A teachers union that endorsed Democratic incumbent Sen. Mary Landrieu (D., La.) is suing the state of Louisiana to restrict funding for charter schools.
The Louisiana Association of Educators (LAE) filed a lawsuit in the 19th Judicial District Court in Baton Rouge on Monday that would eliminate $60 million for dozens of schools.
The lawsuit attacks charters as insufficiently "public," and bemoans that school systems, and teachers unions, have "no control whatsoever" over charter schools. Charter schools are publicly funded, but privately run.
"While charter schools are defined by statute as ‘public schools,’ charter schools lack many of the attributes of ‘public schools’ and, in Louisiana, are specifically exempted from many of the statutory and regulatory requirements applicable to the public schools that are operated by parish and city school boards," the lawsuit said.
The LAE is attacking the funding stream of charter schools in the same manner that the state’s school voucher program was scrutinized. Teachers unions successfully forced the Louisiana Scholarship Program to be funded separately from the state’s Minimum Foundation Program (MFP), which currently funds charters and public schools.
"The illegal use of MFP funds to pay for [Board of Elementary and Secondary Education] BESE-approved charter schools has had a devastating impact on city and parish school boards," said LAE President Debbie Meaux. "We must put an end to these unconstitutional practices so that local school boards receive the MFP funds that they need to education all students in Louisiana."
Louisiana Superintendent of Education John White said the lawsuit is merely a "money grab" by the unions.
"The goal of this lawsuit is to stop taxpaying parents from choosing the school they think is best for their children," he said in a statement. "It's a money grab. More money for unions and school boards, less for public schools not overseen by unions and school boards."
School choice groups also criticized the LAE’s effort.
"We believe this lawsuit is yet another effort by a teachers’ union to litigate its way to an end that ultimately is about protecting the organized interests of adults and not the interests of children," said Kenneth Campbell, president of the Black Alliance for Educational Options (BAEO). The Center for Education Reform said the lawsuit is " yet another veiled attempt at maintaining power and control over education funding under the guise of accountability."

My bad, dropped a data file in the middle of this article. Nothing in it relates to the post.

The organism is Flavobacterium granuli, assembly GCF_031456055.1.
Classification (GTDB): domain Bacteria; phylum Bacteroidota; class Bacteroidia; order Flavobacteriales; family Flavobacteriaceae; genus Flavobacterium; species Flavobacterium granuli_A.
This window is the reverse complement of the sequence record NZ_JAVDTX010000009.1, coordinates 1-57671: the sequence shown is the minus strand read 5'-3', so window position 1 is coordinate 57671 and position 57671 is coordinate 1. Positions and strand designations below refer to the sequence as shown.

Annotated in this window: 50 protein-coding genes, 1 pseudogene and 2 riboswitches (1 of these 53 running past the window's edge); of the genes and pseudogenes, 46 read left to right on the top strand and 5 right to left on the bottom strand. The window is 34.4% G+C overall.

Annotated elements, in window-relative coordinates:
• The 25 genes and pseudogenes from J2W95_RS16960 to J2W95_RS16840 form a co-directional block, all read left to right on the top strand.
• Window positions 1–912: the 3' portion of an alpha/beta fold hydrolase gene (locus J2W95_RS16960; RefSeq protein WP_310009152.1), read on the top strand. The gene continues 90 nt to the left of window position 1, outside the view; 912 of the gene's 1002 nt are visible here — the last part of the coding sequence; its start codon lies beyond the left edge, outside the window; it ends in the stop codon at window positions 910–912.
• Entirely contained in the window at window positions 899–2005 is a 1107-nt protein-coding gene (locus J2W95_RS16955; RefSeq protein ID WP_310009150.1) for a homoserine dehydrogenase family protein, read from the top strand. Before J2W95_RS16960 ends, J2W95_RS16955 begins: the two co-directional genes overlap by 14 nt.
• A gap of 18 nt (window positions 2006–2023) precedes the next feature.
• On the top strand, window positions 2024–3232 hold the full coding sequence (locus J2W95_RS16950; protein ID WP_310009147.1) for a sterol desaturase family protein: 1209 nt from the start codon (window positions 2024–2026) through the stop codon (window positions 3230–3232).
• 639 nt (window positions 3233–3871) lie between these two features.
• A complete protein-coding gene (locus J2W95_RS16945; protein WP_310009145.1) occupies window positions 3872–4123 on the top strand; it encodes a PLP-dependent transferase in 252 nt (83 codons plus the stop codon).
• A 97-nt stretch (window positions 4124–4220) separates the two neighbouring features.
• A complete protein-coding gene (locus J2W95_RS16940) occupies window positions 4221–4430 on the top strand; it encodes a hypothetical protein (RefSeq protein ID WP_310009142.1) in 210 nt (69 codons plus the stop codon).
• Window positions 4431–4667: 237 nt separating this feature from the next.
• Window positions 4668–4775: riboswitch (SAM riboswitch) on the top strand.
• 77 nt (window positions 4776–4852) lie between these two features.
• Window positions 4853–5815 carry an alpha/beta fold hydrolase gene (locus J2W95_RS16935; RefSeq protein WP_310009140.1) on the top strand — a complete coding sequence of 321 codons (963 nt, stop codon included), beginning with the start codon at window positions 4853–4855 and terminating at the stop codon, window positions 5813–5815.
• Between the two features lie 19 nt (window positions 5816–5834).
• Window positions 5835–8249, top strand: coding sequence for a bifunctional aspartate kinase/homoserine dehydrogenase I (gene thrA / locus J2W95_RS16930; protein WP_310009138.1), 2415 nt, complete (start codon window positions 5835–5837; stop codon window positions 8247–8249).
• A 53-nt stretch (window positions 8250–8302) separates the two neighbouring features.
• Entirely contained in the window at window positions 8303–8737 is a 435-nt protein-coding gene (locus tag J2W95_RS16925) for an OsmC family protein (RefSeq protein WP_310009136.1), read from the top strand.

A report released Wednesday by the National Alliance for Public Charter Schools found that Louisiana has the second strongest charter school system in the country. Students in charters perform higher in reading and math, according to the report, which cited data from 2011, the most recent available.
The LAE also supported a failed attempt in the state legislature earlier this year to place limits on the Board of Elementary and Secondary Education’s ability to authorize new charter schools.
The teachers union endorsed Sen. Landrieu last month, saying the democrat "understands the needs of Louisiana’s public school system."
"Senator Landrieu is fighting for high-quality schools for every child in Louisiana, and she knows we must invest in schools that prepare our kids to compete in the global marketplace, which is why she is the clear choice of the teachers and education support professionals we represent," said Meaux, the chair of the LAE’s Fund for Children & Public Education.
"As a member of the U.S. Senate, Landrieu always stands up for Louisiana’s schools and students," Meaux said. "Her opponent, I’m sorry to say, gets failing grades from Louisiana educators."
Landrieu, who is co-chair of the Senate Public Charter School Caucus, welcomed the endorsement, saying it proves her "strong record of supporting Louisiana teachers and students."
"I could not be more pleased to receive the endorsement of the LAE Fund for Children & Public Education," Landrieu said. "This endorsement is particularly important because the association represents Louisiana students, teachers, and school employees, and Louisiana needs to have a strong education system to stay competitive in the global market."
Rep. Bill Cassidy’s (R., La.) campaign sharply criticized the endorsement and the group’s efforts against charter schools.
"You know a person by their friends. Mary Landrieu's friends are union officials who are against parents trying to help their children get a better education," said campaign spokesman John Cummins. "Without protest, she has accepted the LAE endorsement and supported Attorney General Eric Holder, who filed a lawsuit trying to prevent Louisiana children from receiving vouchers."
"Dr. Cassidy stands with parents who want a better future for their children," he added. "In the Senate he will be a strong advocate for school choice, fighting to make sure that parents have the freedom to make the right choices for their children."
A request for comment was not returned by the Landrieu campaign.